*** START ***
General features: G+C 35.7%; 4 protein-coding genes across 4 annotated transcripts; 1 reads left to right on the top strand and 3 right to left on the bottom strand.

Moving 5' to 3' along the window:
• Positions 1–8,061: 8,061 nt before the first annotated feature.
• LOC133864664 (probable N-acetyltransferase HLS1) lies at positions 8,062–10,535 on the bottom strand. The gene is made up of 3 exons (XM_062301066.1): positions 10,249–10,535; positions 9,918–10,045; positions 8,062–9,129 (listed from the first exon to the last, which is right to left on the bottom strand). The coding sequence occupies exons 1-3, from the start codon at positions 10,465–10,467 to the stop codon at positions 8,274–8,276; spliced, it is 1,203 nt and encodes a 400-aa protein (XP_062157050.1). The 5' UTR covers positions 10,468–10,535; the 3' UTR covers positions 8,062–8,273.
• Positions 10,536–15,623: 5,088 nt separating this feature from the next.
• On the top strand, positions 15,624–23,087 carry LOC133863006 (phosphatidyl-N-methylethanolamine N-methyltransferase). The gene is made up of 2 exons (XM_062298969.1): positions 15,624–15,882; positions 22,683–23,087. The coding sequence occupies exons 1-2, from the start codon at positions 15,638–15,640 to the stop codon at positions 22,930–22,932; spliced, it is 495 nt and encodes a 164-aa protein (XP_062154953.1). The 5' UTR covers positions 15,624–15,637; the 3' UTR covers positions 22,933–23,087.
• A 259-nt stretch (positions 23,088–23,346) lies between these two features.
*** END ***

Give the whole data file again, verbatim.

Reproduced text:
General features: G+C 35.7%; 4 protein-coding genes across 4 annotated transcripts; 1 reads left to right on the top strand and 3 right to left on the bottom strand.

Moving 5' to 3' along the window:
• Positions 1–8,061: 8,061 nt before the first annotated feature.
• LOC133864664 (probable N-acetyltransferase HLS1) lies at positions 8,062–10,535 on the bottom strand. The gene is made up of 3 exons (XM_062301066.1): positions 10,249–10,535; positions 9,918–10,045; positions 8,062–9,129 (listed from the first exon to the last, which is right to left on the bottom strand). The coding sequence occupies exons 1-3, from the start codon at positions 10,465–10,467 to the stop codon at positions 8,274–8,276; spliced, it is 1,203 nt and encodes a 400-aa protein (XP_062157050.1). The 5' UTR covers positions 10,468–10,535; the 3' UTR covers positions 8,062–8,273.
• Positions 10,536–15,623: 5,088 nt separating this feature from the next.
• On the top strand, positions 15,624–23,087 carry LOC133863006 (phosphatidyl-N-methylethanolamine N-methyltransferase). The gene is made up of 2 exons (XM_062298969.1): positions 15,624–15,882; positions 22,683–23,087. The coding sequence occupies exons 1-2, from the start codon at positions 15,638–15,640 to the stop codon at positions 22,930–22,932; spliced, it is 495 nt and encodes a 164-aa protein (XP_062154953.1). The 5' UTR covers positions 15,624–15,637; the 3' UTR covers positions 22,933–23,087.
• A 259-nt stretch (positions 23,088–23,346) lies between these two features.